Monday, June 20, 2011

6/20 Listening to Music

One of the most unique (and rewarding) things about Beethoven (and classical music in general) is that it functions as music to be listened to. I mean listened to in the same way that most people read a book, or watch a movie (in a theater). Much of popular music today is really designed for dancing or as "mood" music - that's why there's so much repetition in the drum and bass line, and the song usually doesn't modulate in any kind of way to draw attention to the fact that "it's modulating". The dynamic level is arranged in a way so that it starts loud..and stays that way. This makes it easier to listen while at the gym, or driving in traffic. However classical music was never intended to be listened to as an attention-dividing experience. It's meant to be listened to and followed like a dramatic Russian war epic ("War & Peace"?). In a single piano sonata movement there is often a variety of mood swings and jokey witticisms littered throughout the exposition and development sections. And very often Beethoven will not just repeat the notes in the recapitulation, but add some new, poignant/funny element to keep it unpredictable.

Of course it's perfectly fine to just listen to a Beethoven symphony for the "vibe" - I do it all the time, especially since I have music playing every waking hour. But it's always worth mentioning that Beethoven is not just giving us "notes" - there's human drama and comedy splashed all over those string textures.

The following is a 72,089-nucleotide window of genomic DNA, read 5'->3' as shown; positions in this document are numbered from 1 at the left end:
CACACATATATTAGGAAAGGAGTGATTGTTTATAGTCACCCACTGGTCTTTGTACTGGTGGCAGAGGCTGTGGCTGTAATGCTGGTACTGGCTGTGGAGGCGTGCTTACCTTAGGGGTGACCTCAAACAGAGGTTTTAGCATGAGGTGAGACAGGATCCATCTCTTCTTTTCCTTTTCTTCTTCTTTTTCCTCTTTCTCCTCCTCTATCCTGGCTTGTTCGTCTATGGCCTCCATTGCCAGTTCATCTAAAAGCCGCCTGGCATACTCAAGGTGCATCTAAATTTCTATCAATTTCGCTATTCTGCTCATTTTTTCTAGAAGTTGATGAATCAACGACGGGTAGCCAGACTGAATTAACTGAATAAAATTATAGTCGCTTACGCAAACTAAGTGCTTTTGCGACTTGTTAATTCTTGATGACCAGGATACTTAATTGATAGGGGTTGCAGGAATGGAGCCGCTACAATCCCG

Here's a few ideas that have helped me to "read" classical music:

Listen for how each instrumental group (winds, horns, strings, percussion) enters
the piece. Then follow how B. uses each of these groups. In general, the strings are the lead instrument and the horns are used for extra "oomph".

Listen for the main motif or melody and break it up into it's "parts". By parts I mean the antecedent/consequent (call/response) nature of a theme melody. It's fun to listen to a melody and see how it gets echoed by other instruments and altered in different ways. My research on my blog post on homophonic forms was pretty handy to learn about theme structures.

Listen for the larger structure of the work - notice when the exposition repeats, how the development develops, and how the recap retransitions into the original theme. These are all signposts saying things like "You are now entering the State of Lyrical Theme in Dominant Harmony". If the work is in variation form, compare how Beethoven develops and twists the original theme.

These all may sound like school homework assignments I suppose, but after awhile this kind of "active listening" becomes as easy as recognizing when a commercial comes on during a TV show and it all just adds to the experience.  When an action movie slows down for some "romance", you don't have to think "oh it's the lyrical part".  But you do recognize it as a change in the mood and pace and this is exactly the kind of thing Beethoven wants us to feel during one of his symphonies.

The idea for today's post on "listening" came from an article about how reading and doing crosswords can block your ability to hear.

Piano Sonata #31 In Ab, Op.110 (1822)
Sviatoslav Richter


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